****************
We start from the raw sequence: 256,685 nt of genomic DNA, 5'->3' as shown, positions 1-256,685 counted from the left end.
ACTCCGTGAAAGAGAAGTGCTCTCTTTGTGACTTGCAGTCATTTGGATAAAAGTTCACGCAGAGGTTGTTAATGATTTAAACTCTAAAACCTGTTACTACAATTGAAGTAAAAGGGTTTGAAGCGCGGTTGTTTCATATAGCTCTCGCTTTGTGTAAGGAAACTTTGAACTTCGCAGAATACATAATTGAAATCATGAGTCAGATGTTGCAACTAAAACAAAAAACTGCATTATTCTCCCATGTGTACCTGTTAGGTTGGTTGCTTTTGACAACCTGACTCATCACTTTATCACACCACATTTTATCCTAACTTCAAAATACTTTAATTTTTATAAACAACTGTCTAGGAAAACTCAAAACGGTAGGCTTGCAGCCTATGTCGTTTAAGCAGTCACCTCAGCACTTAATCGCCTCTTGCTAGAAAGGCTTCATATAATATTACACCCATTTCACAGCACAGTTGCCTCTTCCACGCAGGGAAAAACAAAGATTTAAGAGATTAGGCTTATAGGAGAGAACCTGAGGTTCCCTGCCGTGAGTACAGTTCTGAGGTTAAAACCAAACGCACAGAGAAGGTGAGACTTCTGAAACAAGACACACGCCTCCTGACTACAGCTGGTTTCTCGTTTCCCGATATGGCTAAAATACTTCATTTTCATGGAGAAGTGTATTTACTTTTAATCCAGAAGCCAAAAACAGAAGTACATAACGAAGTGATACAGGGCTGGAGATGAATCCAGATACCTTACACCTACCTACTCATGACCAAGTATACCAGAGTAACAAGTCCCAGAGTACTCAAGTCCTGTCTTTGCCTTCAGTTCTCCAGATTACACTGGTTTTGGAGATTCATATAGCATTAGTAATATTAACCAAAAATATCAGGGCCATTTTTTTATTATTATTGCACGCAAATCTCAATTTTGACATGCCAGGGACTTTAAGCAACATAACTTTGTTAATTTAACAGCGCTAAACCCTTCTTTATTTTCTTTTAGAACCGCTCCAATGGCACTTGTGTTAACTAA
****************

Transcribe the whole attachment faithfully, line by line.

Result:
We start from the raw sequence: 256,685 nt of genomic DNA, 5'->3' as shown, positions 1-256,685 counted from the left end.
ACTCCGTGAAAGAGAAGTGCTCTCTTTGTGACTTGCAGTCATTTGGATAAAAGTTCACGCAGAGGTTGTTAATGATTTAAACTCTAAAACCTGTTACTACAATTGAAGTAAAAGGGTTTGAAGCGCGGTTGTTTCATATAGCTCTCGCTTTGTGTAAGGAAACTTTGAACTTCGCAGAATACATAATTGAAATCATGAGTCAGATGTTGCAACTAAAACAAAAAACTGCATTATTCTCCCATGTGTACCTGTTAGGTTGGTTGCTTTTGACAACCTGACTCATCACTTTATCACACCACATTTTATCCTAACTTCAAAATACTTTAATTTTTATAAACAACTGTCTAGGAAAACTCAAAACGGTAGGCTTGCAGCCTATGTCGTTTAAGCAGTCACCTCAGCACTTAATCGCCTCTTGCTAGAAAGGCTTCATATAATATTACACCCATTTCACAGCACAGTTGCCTCTTCCACGCAGGGAAAAACAAAGATTTAAGAGATTAGGCTTATAGGAGAGAACCTGAGGTTCCCTGCCGTGAGTACAGTTCTGAGGTTAAAACCAAACGCACAGAGAAGGTGAGACTTCTGAAACAAGACACACGCCTCCTGACTACAGCTGGTTTCTCGTTTCCCGATATGGCTAAAATACTTCATTTTCATGGAGAAGTGTATTTACTTTTAATCCAGAAGCCAAAAACAGAAGTACATAACGAAGTGATACAGGGCTGGAGATGAATCCAGATACCTTACACCTACCTACTCATGACCAAGTATACCAGAGTAACAAGTCCCAGAGTACTCAAGTCCTGTCTTTGCCTTCAGTTCTCCAGATTACACTGGTTTTGGAGATTCATATAGCATTAGTAATATTAACCAAAAATATCAGGGCCATTTTTTTATTATTATTGCACGCAAATCTCAATTTTGACATGCCAGGGACTTTAAGCAACATAACTTTGTTAATTTAACAGCGCTAAACCCTTCTTTATTTTCTTTTAGAACCGCTCCAATGGCACTTGTGTTAACTAA